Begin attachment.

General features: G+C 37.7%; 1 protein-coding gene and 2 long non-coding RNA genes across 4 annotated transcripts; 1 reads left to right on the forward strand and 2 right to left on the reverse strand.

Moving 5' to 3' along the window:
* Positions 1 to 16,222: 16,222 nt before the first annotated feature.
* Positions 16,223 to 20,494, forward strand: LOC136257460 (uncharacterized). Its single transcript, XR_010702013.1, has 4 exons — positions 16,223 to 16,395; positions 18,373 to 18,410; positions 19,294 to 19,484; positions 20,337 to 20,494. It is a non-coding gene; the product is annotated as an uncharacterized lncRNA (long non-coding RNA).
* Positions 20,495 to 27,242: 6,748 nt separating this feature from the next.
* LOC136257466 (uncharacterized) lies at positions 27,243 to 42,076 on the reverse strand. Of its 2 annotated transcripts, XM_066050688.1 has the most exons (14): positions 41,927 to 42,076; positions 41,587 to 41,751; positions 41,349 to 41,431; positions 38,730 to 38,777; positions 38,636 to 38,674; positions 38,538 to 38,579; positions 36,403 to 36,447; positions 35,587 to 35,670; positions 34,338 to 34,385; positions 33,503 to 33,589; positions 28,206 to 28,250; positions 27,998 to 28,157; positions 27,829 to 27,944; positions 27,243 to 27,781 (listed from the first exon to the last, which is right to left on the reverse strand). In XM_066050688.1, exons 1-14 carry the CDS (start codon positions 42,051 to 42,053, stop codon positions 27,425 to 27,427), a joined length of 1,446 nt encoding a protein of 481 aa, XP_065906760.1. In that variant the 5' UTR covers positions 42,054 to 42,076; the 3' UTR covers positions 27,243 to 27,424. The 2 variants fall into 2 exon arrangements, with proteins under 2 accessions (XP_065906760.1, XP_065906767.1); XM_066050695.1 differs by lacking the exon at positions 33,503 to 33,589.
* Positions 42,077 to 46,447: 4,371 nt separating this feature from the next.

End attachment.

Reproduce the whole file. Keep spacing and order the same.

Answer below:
General features: G+C 37.7%; 1 protein-coding gene and 2 long non-coding RNA genes across 4 annotated transcripts; 1 reads left to right on the forward strand and 2 right to left on the reverse strand.

Moving 5' to 3' along the window:
* Positions 1 to 16,222: 16,222 nt before the first annotated feature.
* Positions 16,223 to 20,494, forward strand: LOC136257460 (uncharacterized). Its single transcript, XR_010702013.1, has 4 exons — positions 16,223 to 16,395; positions 18,373 to 18,410; positions 19,294 to 19,484; positions 20,337 to 20,494. It is a non-coding gene; the product is annotated as an uncharacterized lncRNA (long non-coding RNA).
* Positions 20,495 to 27,242: 6,748 nt separating this feature from the next.
* LOC136257466 (uncharacterized) lies at positions 27,243 to 42,076 on the reverse strand. Of its 2 annotated transcripts, XM_066050688.1 has the most exons (14): positions 41,927 to 42,076; positions 41,587 to 41,751; positions 41,349 to 41,431; positions 38,730 to 38,777; positions 38,636 to 38,674; positions 38,538 to 38,579; positions 36,403 to 36,447; positions 35,587 to 35,670; positions 34,338 to 34,385; positions 33,503 to 33,589; positions 28,206 to 28,250; positions 27,998 to 28,157; positions 27,829 to 27,944; positions 27,243 to 27,781 (listed from the first exon to the last, which is right to left on the reverse strand). In XM_066050688.1, exons 1-14 carry the CDS (start codon positions 42,051 to 42,053, stop codon positions 27,425 to 27,427), a joined length of 1,446 nt encoding a protein of 481 aa, XP_065906760.1. In that variant the 5' UTR covers positions 42,054 to 42,076; the 3' UTR covers positions 27,243 to 27,424. The 2 variants fall into 2 exon arrangements, with proteins under 2 accessions (XP_065906760.1, XP_065906767.1); XM_066050695.1 differs by lacking the exon at positions 33,503 to 33,589.
* Positions 42,077 to 46,447: 4,371 nt separating this feature from the next.